Thursday, September 1, 2016

My First Morning in Seoul.

The store front of a small cafe in the Bukchon neighborhood.

I woke up at 6:15a this morning, tired as hell. I did not sleep well at all last night. I tossed and turned until I finally fell asleep around 2a and then I pretty much woke up every hour after that. Considering I had not sleep much on the flight over, not sleeping well last night only compounded my exhaustion.

After I realized I wasn't going to fall back asleep, I got up, made myself a cup of tea, checked my emails, read some Facebook postings and watched some Korean TV. It's pretty boring TV here - a LOT of infomercials, soap operas and talk shows. So far, I've not found an English Channel :-(

I decided I would head out for breakfast around 8:30a so shortly before then, I showered and got ready for the day.

I didn't have to go far for breakfast. There are a couple of small coffee shops just a short walk from the apartment. I just picked one that looked like it offered interesting baked goods. Koreans are not known for their pastry and like most Asian cultures, mix strange things into their baked goods. I picked a bun that looked like it had melted cheese on top of it. I figured it would be a savory bun and I much prefer savory to sweet. It cost me 2,500 won which is about $2.25 USD for this small little thing.....not cheap.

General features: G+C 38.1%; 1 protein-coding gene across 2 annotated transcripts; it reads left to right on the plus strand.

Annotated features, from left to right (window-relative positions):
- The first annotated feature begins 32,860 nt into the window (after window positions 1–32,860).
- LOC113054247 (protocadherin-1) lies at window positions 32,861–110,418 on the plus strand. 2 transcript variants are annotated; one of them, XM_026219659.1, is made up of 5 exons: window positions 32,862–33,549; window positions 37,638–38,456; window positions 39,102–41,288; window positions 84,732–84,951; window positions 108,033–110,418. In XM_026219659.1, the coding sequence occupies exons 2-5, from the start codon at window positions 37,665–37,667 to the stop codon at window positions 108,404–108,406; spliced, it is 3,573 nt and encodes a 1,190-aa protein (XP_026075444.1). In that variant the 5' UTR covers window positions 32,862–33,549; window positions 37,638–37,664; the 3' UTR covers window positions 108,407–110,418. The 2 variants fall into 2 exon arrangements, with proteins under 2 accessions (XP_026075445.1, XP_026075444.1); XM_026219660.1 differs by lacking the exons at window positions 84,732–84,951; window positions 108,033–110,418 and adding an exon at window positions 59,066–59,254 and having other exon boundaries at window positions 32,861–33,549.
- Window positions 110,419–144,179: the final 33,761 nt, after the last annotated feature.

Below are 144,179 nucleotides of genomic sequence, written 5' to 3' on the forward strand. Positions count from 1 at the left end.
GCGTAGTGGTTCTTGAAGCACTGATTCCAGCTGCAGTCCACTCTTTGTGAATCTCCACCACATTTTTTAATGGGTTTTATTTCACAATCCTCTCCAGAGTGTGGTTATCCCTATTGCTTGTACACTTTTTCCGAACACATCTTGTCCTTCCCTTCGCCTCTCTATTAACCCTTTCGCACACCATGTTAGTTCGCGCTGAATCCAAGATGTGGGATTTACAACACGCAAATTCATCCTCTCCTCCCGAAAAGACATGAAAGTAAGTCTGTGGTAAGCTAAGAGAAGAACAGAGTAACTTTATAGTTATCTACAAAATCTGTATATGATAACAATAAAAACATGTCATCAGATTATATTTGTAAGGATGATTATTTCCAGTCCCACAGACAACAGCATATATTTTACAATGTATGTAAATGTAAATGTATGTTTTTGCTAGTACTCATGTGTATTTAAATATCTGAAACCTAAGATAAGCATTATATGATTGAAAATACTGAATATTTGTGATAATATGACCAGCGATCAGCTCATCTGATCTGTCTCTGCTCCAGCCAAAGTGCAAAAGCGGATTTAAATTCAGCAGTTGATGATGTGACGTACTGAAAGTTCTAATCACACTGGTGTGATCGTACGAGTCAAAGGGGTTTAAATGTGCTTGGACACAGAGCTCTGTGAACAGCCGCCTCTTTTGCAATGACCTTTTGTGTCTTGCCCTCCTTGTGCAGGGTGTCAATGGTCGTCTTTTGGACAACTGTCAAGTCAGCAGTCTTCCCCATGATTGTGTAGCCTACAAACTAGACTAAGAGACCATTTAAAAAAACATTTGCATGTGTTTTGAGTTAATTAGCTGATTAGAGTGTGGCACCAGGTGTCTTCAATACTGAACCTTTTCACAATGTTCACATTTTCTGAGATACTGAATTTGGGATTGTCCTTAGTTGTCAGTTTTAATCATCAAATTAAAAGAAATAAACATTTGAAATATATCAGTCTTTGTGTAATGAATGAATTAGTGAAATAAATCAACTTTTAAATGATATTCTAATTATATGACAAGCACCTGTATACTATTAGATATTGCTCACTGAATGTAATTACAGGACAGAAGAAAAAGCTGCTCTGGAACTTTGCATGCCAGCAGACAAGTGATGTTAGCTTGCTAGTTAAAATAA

I then went to the mini mart next door and picked up some of what I would call *cup of ramen*. You know, the stuff that comes in a styrofoam container - you just add boiling water to it and wait a few minutes before eating. I figured it could come in handy if and when I don't feel like heading out to dinner one night. Often, I walk myself to death during the day and by dinner time, all I want to do is stay in and eat rather than having to venture out again in search of food. I can be very lazy :-)

The verdict on the pastry thing? Not good. The bread was tough and chewy. Inside was an odd filling. It was pieces of surimi (that fake crab) mayo mixture that was sweet. The bits of melted cheese on top added the saltiness. It was not good at least for my taste buds. Tomorrow I will have to try something sweet instead.